Mule deer on Catalina Island may soon be shot from helicopters.
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Why Helicopter Snipers Will Soon Shoot Down Mule Deer Across Catalina Island

“There are species on the brink of extinction. And the deer are the ones causing that," the Catalina Island Conservancy says.

Off the coast of Southern California sit the Channel Islands, eight remarkable self-sustaining ocean ecosystems that are home to a plethora of rare animal and plant species. Santa Catalina Island, known simply as Catalina and the archipelago's most famous land mass, is usually known for its charming towns, impressive scuba diving, or challenging hiking on Mt. Orizaba, its highest peak.

But recently, the quaint island has been thrust into the spotlight for a controversial proposal: The Catalina Island Conservancy has proposed eradicating the island's mule deer population—and to do so by shooting them from helicopters. This bold measure, the Catalina Island Conservancy says, is critical to save Catalina's native flora and fauna.

But some local residents are calling the practice inhumane.

Mule deer on Catalina Island

Getty Images, Bob Gwaltny Photography

Catalina's mule deer were brought to the island over 100 years ago to be hunted as a game species. With no natural predators, their population grew dramatically to roughly 2,000. Today, the sight of mule deer has become part of the culture of the modern island.

Like any successful invasive species, the mule deer of Catalina adapted quickly to the unique vegetation that grows there. The mule deer now eat so much of Catalina's plant life, including rare flora that exists only on the island, that it's rendering some species endangered. The island's mule deer tend to graze on delicacies such as the Catalina Mountain Mahogany, Catalina Nightshade, and the Southern Island Bush Mallow, which is so rare it only exists on two single rocks on the whole island.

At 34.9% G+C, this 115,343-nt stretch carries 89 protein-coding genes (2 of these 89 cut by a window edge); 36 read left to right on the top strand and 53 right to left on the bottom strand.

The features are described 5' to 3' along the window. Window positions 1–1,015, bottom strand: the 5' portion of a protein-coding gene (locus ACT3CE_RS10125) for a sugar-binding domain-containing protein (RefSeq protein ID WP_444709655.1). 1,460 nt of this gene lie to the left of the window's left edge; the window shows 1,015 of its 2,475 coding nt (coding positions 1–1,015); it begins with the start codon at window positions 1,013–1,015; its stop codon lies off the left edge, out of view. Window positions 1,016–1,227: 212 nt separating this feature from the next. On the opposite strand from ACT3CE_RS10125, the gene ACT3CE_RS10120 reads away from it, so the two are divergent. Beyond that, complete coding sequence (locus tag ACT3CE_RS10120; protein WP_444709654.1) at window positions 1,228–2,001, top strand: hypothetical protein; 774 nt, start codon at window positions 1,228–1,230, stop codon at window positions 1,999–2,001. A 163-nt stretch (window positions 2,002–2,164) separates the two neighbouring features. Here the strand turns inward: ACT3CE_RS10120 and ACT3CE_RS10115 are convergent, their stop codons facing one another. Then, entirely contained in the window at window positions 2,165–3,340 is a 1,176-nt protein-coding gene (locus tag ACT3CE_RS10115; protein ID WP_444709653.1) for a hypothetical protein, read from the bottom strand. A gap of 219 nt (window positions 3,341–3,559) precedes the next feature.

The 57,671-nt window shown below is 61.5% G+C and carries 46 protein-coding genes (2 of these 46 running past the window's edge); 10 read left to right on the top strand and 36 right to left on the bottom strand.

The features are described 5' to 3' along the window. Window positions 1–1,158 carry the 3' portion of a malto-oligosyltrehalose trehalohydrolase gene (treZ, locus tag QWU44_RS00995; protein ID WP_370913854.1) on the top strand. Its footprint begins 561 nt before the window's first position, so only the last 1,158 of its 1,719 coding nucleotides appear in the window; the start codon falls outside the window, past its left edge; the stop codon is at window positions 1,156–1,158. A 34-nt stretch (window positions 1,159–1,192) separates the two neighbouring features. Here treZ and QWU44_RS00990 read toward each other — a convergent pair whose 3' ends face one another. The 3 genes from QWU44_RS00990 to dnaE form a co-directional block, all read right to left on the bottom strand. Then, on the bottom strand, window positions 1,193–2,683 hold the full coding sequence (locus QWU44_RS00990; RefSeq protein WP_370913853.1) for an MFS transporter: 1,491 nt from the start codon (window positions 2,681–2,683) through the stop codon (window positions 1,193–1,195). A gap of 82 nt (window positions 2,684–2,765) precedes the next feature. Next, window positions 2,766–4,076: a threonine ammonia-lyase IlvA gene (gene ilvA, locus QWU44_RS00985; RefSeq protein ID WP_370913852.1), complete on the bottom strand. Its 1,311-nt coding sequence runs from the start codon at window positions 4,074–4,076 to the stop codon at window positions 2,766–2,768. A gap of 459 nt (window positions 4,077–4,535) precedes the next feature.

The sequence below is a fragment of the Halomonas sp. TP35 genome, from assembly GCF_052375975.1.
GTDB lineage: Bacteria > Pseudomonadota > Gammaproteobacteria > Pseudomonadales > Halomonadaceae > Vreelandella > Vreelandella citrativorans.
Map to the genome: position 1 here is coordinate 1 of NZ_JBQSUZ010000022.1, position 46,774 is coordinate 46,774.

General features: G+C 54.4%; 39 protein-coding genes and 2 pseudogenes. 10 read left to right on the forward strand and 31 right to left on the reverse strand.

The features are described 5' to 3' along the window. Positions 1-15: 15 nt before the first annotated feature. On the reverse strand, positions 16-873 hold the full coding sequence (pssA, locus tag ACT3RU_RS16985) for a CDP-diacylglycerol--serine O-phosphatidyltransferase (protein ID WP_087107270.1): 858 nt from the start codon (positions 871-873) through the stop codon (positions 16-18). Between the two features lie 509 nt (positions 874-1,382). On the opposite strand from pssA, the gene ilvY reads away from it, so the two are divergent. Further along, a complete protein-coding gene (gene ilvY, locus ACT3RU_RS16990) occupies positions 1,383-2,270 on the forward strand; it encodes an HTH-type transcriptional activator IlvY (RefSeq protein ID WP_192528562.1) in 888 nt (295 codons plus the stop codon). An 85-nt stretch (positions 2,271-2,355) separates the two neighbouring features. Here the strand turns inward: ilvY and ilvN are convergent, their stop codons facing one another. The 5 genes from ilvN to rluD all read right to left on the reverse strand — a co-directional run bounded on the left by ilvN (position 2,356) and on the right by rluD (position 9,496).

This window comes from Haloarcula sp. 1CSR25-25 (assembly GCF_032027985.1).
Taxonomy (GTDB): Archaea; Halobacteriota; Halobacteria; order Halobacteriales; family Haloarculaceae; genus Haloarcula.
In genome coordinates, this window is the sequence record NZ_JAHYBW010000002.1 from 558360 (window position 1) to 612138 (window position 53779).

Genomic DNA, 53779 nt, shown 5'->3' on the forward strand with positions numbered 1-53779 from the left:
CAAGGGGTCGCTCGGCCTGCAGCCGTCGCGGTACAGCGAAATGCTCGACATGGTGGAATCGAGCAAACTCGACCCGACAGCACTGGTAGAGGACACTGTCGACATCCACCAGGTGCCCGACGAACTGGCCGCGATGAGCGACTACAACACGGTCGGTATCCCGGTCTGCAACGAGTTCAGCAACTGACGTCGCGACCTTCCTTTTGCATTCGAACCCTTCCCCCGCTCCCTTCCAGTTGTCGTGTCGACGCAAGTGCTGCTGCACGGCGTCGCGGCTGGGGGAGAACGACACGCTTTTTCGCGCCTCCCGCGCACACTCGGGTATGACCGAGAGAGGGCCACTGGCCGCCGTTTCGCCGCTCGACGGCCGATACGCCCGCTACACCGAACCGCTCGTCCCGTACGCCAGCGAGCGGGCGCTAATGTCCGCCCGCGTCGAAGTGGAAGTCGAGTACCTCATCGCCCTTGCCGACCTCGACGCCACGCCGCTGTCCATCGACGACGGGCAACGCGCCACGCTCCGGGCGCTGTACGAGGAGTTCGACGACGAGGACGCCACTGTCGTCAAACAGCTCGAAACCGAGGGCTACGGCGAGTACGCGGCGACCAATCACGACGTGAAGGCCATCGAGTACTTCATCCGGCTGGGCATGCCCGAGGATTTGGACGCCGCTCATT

In short: The Catalina Island Conservancy says the mule deer are disrupting the island's ecosystem.

Mule deer grazing has also caused the loss of natural habitat that other native species depend on. And without its lush plant life to capture the water from the island's fog, Catalina is more at risk of drought and fire, Lauren Dennhardt, senior director of conservation at the Catalina Island Conservancy, tells Wide Open Spaces.

"There are 60 species of plants and animals you find here on Catalina Island and nowhere else in the world," Dennhardt says. "There are species on the brink of extinction. And the deer are the ones causing that."